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I need to store the timezone an email was sent from. Which is the best way to extract it from the email's 'Date:' header (an RFC822 date)? And what is the recommended format to store it in the database (I'm using hibernate)?

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5 Answers 5

Probably easiest to parse with JodaTime as it supports ISO8601 see Date and Time Parsing and Formatting in Java with Joda Time.

DateTimeFormatter parser2 = ISODateTimeFormat.dateTimeNoMillis();

Times must always be stored in UTC (GMT) with a timezone - i.e. after parsing convert from the timezone to GMT and remove daylight savings offset and save the original timezone.

You must store the date with the timezone after converting to UTC.

If you remove or don't handle the timezone it will cause problems when dealing with data that has come from a different timezone.

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Wrong! Its far better to store the DateTime with the timezone so long as it is correct and your using a modern datetime library like Joda. That is handle the TimeZone. By throwing away timezone and normalizing to UTC your loosing data that could be valuable to the user particularly if its a mobile/global application. Also SimpleDateFormat is not threadsafe! ... I'm tempted to -1 you. –  Adam Gent Jul 27 '12 at 14:49
@AdamGent That's what I meant by "if you remove or don't handle the timezone it can cause problems....". I'll edit to make this crystal clear. –  Richard Harrison Jul 27 '12 at 21:14
Please Remove the blog post too or atl east note the serious concurrency danger of making a public static array of simpledateformat. –  Adam Gent Jul 28 '12 at 14:34
I've removed the use of SimpleDateFormat to use JodaTime, even though did consider the one built into JAXB –  Richard Harrison Jul 29 '12 at 9:23
@AdamGent javax.xml.bind.DatatypeConverter.parseDateTime(...). Also I have no problem from me with your comments - it's been helpful and improved the quality... –  Richard Harrison Jul 29 '12 at 14:07

Extract the data from the header using some sort of substring or regular expression. Parse the date with a SimpleDateFormatter to create a Date object.

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Thanks jhawk28. However I can get the Date using the MailDateFormat class. That class also parses the timezone, but there seems to be no easy way to find that TimeZone, except for copying code from MailDateParser. –  mmartijn Sep 20 '08 at 14:03

The timezone in the email will not show in which timezone it was send. Some programs use ever UTC or GMT. Of course the time zone is part of the date time value and must also be parse.

Why do you want know it. - Do you want normalize the timestamp? Then use a DateFormat for parsing it. - Do you want detect the timezome of the user that send the email? This will not correctly work.

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I want to detect the timezone of the user that sent the email. Why wouldn't this work? –  mmartijn Sep 20 '08 at 14:24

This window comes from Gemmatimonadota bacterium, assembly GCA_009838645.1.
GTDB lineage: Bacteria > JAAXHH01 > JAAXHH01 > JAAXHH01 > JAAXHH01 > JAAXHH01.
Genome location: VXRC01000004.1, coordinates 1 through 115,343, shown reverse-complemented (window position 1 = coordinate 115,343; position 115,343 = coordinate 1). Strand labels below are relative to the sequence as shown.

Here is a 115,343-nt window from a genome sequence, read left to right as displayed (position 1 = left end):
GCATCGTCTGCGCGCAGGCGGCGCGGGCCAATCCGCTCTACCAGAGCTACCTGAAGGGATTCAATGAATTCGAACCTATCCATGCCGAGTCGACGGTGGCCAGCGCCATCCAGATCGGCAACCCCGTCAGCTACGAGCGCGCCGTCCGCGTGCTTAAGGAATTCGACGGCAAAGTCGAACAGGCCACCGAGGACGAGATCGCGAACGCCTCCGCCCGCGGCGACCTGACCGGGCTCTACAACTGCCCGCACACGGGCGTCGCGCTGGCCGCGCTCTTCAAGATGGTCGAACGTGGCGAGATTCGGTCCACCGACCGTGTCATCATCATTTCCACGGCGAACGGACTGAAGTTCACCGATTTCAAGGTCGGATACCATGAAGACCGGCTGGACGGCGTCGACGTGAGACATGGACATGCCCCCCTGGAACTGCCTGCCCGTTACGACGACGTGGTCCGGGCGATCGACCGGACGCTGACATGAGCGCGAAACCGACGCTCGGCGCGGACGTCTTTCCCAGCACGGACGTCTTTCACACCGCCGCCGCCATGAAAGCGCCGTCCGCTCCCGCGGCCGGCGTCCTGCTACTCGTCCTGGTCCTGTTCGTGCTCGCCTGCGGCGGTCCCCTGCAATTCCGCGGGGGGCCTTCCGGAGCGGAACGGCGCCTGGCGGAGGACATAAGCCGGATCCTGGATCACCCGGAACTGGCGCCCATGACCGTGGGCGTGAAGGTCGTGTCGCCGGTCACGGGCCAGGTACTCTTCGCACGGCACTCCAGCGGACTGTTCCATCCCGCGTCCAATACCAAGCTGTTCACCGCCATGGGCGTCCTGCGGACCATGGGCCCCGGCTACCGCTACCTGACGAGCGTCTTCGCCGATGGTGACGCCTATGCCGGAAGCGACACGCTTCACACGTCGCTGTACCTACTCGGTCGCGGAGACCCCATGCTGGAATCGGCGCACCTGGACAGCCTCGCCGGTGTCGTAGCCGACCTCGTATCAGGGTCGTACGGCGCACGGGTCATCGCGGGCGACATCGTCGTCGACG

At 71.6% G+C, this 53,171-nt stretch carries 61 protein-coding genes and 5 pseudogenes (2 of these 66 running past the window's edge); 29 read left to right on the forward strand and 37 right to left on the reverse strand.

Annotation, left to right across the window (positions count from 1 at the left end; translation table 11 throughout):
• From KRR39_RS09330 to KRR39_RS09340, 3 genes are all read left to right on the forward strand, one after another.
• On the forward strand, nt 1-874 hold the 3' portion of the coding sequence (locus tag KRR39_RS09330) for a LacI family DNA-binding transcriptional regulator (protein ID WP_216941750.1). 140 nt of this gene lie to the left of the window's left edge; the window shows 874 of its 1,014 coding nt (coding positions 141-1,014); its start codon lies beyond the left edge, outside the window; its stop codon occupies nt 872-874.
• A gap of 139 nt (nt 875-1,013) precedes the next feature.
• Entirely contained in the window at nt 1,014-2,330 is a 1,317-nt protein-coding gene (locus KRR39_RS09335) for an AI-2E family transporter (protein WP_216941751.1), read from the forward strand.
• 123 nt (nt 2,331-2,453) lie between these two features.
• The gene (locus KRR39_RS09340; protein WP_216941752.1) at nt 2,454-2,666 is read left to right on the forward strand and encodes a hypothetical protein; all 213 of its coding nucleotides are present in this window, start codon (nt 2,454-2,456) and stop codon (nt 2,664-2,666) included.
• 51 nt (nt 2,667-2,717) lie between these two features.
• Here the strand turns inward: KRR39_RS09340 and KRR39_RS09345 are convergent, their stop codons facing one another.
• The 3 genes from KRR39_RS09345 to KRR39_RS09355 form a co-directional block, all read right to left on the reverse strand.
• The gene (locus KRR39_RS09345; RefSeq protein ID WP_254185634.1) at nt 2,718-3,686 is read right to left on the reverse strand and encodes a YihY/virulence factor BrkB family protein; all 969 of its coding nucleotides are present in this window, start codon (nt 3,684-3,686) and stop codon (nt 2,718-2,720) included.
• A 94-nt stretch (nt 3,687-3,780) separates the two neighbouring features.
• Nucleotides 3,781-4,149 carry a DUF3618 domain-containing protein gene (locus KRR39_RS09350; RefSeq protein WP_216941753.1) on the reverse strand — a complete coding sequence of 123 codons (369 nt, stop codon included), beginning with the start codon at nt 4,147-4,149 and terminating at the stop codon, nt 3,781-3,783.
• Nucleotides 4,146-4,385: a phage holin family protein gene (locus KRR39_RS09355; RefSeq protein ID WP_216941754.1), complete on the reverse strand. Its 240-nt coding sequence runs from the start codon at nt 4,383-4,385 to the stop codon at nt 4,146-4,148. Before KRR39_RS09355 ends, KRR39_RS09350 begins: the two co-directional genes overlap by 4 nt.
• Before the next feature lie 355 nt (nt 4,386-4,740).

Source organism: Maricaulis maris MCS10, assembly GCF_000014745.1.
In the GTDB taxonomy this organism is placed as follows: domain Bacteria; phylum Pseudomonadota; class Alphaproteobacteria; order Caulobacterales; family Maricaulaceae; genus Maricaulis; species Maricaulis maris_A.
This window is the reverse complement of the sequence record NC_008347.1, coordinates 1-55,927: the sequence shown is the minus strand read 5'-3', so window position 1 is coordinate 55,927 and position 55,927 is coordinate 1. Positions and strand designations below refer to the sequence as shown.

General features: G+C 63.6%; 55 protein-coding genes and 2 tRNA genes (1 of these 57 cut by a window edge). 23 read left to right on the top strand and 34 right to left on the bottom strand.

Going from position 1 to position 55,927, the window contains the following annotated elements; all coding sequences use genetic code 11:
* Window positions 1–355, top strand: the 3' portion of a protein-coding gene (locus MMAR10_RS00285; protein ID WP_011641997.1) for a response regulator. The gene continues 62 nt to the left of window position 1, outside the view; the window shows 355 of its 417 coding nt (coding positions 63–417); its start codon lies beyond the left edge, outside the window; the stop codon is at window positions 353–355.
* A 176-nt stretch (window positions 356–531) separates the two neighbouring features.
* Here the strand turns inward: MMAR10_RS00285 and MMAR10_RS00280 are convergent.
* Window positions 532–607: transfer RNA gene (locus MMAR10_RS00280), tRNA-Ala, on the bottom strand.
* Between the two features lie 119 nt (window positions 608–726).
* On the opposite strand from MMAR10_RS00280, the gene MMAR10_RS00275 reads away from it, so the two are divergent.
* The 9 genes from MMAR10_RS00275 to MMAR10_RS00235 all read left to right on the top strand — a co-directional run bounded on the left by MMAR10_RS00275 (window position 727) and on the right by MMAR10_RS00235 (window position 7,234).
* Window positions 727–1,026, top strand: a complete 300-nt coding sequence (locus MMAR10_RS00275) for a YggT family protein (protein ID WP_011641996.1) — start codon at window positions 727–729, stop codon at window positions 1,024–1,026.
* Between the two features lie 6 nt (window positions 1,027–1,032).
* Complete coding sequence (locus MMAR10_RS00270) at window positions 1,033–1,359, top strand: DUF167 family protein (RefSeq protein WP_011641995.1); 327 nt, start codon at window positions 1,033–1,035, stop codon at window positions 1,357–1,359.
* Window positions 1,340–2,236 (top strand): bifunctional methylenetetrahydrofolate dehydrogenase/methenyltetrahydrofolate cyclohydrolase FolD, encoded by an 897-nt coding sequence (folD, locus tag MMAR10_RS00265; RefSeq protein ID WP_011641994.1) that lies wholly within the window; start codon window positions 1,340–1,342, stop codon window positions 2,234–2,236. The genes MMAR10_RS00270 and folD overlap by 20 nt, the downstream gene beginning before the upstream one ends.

Because some programs send ever UTC or GMT time independent of the timezone of the user. It is the timezone of the formated Date String and not of the user computer. –  Horcrux7 Sep 20 '08 at 21:15

It looks like you already mentioned this in one of your comments, but I think it's your best answer. The JavaMail library contains RFC822 Date header parsing code in javax.mail.internet.MailDateFormat. Unfortunately it doesn't expose the TimeZone parsing directly, so you will need to copy the necessary code directly from javax.mail.internet.MailDateParser, but it's worth taking advantage of the careful work already done.

As for storing it, the parser will give you the date as an offset, so you should be able to store it just fine as an int (letting Hibernate translate that to your database for you).

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He can use the Mime4J DateTime parser instead of the friendly scoped (ironic) MailDateParser. See my answer. –  Adam Gent Jul 29 '12 at 14:07

I recommend you use Mime4J.

The library is designed for parsing all kinds of email crap. For parsing dates you would use its DateTimeParser.

int zone = new DateTimeParser(new StringReader("Fri, 27 Jul 2012 09:13:15 -0400")).zone();

After that I usually convert the datetimes to Joda's DateTime. Don't use SimpleDateFormatter as will not cover all the cases for RFC822.

Below will get you the Joda TimeZone (from the int zone above) which is superior to Java's TZ.

// Stupid hack in case the zone is not in [-+]zzzz format
final int hours;
final int minutes;
if (zone > 24 || zone < -24 ) {
    hours = zone / 100;
    minutes = minutes = Math.abs(zone % 100);
else {
    hours = zone;
    minutes = 0;
DateTimeZone.forOffsetHoursMinutes(hours, minutes);

Now the only issue is that the Time Zone you will get always be a numeric time zone which may still not be the correct time zone of the user sending the email (assuming the mail app sent the users TZ and not just UTC).

For example -0400 is not EDT (ie America/New_York) because it does not take Daylight savings into account.

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